Histamine and the allergic responseAllergies come about when the immune system responds to a normally harmless substance, such as pollen or dust, that comes in contact with lymphocytes specific for that antigen. Often, the lymphocyte triggered to respond is a mast cell. For the response to take place, free-floating immunoglobulin E (IgE) molecules specific to the antigen must first be attached to cell surface receptors on the mast cells. Antigen binding to the mast cell-attached IgE then triggers the mast cell to respond. This response often includes the release of histamine, which may then contribute to two main allergic symptoms: inflammation and contraction of smooth muscle.
Histamine can cause inflammation directly as well as indirectly. Upon release of histamine by an antigen activated mast cell, the permeability of vessels near the site is increased. This happens because histamine induces phosphorylation of an intercellular adhesion protein found on vascular endothelial cells. (For this reason, histamine is said to be vasoactive.) The phosphorylation creates gaps between the cells in vascular tissue through which blood fluids, including leukocytes (white blood cells), can enter the extracellular space and cause swelling. Indirectly, histamine contributes to inflammation by affecting the functions of other leukocytes in the area.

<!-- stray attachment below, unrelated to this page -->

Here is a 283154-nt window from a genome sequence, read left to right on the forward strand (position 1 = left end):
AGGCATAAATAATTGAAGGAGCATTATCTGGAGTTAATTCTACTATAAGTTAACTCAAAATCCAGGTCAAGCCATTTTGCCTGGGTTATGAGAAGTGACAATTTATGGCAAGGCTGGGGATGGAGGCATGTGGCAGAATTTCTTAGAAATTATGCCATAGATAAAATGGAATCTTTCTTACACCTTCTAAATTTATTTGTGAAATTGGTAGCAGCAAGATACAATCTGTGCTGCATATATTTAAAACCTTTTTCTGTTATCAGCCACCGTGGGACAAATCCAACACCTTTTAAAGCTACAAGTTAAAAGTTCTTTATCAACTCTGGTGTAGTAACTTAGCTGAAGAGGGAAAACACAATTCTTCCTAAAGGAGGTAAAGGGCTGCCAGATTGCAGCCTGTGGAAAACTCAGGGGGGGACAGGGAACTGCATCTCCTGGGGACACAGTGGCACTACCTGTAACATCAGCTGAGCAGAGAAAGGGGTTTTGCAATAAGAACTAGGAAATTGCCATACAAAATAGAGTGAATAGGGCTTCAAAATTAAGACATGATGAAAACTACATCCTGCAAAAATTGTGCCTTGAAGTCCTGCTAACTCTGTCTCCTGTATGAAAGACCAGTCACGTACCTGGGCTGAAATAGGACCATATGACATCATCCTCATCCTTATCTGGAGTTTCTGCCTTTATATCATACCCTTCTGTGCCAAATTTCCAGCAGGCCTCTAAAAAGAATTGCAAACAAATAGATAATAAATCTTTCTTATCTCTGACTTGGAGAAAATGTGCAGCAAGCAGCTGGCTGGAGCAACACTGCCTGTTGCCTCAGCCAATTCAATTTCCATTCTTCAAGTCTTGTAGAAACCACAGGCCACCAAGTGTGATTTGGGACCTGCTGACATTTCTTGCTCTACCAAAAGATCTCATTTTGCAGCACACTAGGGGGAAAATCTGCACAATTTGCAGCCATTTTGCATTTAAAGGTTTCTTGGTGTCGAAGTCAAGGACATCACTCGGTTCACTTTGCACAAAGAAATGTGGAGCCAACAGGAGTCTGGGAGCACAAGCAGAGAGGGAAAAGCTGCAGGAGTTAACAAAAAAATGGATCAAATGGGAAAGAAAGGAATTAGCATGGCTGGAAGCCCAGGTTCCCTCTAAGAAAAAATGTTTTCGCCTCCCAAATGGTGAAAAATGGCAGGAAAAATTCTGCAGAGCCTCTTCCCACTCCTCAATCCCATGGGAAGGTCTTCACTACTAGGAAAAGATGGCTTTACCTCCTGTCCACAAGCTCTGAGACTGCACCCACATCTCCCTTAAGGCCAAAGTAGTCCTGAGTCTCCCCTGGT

Histamine's second type of allergic response is one of the major causes of asthma. In response to an allergen – a substance that triggers an allergic reaction – histamine, along with other chemicals, causes the contraction of smooth muscle. Consequently, the muscles surrounding the airways constrict causing shortness of breath and, in extreme cases, complete closure of the trachea.
Related category• BIOCHEMISTRY
Source: Department of Biology, Davidson College, Davidson, NC.
Home • About • Copyright © The Worlds of David Darling • Encyclopedia of Alternative Energy • Contact